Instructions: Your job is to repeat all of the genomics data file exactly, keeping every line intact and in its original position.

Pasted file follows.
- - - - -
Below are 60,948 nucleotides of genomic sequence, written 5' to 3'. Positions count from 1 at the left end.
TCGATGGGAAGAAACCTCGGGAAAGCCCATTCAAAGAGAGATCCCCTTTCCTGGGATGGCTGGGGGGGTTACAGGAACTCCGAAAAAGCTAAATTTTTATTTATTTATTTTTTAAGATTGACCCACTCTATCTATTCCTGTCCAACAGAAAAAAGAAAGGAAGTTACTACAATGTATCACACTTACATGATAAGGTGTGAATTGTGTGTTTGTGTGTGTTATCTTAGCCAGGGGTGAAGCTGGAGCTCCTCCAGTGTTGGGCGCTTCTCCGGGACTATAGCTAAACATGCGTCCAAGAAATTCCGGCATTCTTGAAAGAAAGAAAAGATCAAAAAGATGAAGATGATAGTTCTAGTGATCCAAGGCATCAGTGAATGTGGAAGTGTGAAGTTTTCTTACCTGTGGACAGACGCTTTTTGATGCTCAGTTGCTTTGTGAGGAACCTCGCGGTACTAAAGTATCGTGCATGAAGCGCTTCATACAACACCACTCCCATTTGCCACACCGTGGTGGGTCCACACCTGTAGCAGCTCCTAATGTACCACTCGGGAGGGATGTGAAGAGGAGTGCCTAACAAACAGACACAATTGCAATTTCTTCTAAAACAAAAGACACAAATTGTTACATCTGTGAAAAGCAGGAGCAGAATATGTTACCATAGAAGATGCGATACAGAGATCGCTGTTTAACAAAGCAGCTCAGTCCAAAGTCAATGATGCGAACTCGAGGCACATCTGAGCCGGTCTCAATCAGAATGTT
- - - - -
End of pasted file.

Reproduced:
Below are 60,948 nucleotides of genomic sequence, written 5' to 3'. Positions count from 1 at the left end.
TCGATGGGAAGAAACCTCGGGAAAGCCCATTCAAAGAGAGATCCCCTTTCCTGGGATGGCTGGGGGGGTTACAGGAACTCCGAAAAAGCTAAATTTTTATTTATTTATTTTTTAAGATTGACCCACTCTATCTATTCCTGTCCAACAGAAAAAAGAAAGGAAGTTACTACAATGTATCACACTTACATGATAAGGTGTGAATTGTGTGTTTGTGTGTGTTATCTTAGCCAGGGGTGAAGCTGGAGCTCCTCCAGTGTTGGGCGCTTCTCCGGGACTATAGCTAAACATGCGTCCAAGAAATTCCGGCATTCTTGAAAGAAAGAAAAGATCAAAAAGATGAAGATGATAGTTCTAGTGATCCAAGGCATCAGTGAATGTGGAAGTGTGAAGTTTTCTTACCTGTGGACAGACGCTTTTTGATGCTCAGTTGCTTTGTGAGGAACCTCGCGGTACTAAAGTATCGTGCATGAAGCGCTTCATACAACACCACTCCCATTTGCCACACCGTGGTGGGTCCACACCTGTAGCAGCTCCTAATGTACCACTCGGGAGGGATGTGAAGAGGAGTGCCTAACAAACAGACACAATTGCAATTTCTTCTAAAACAAAAGACACAAATTGTTACATCTGTGAAAAGCAGGAGCAGAATATGTTACCATAGAAGATGCGATACAGAGATCGCTGTTTAACAAAGCAGCTCAGTCCAAAGTCAATGATGCGAACTCGAGGCACATCTGAGCCGGTCTCAATCAGAATGTT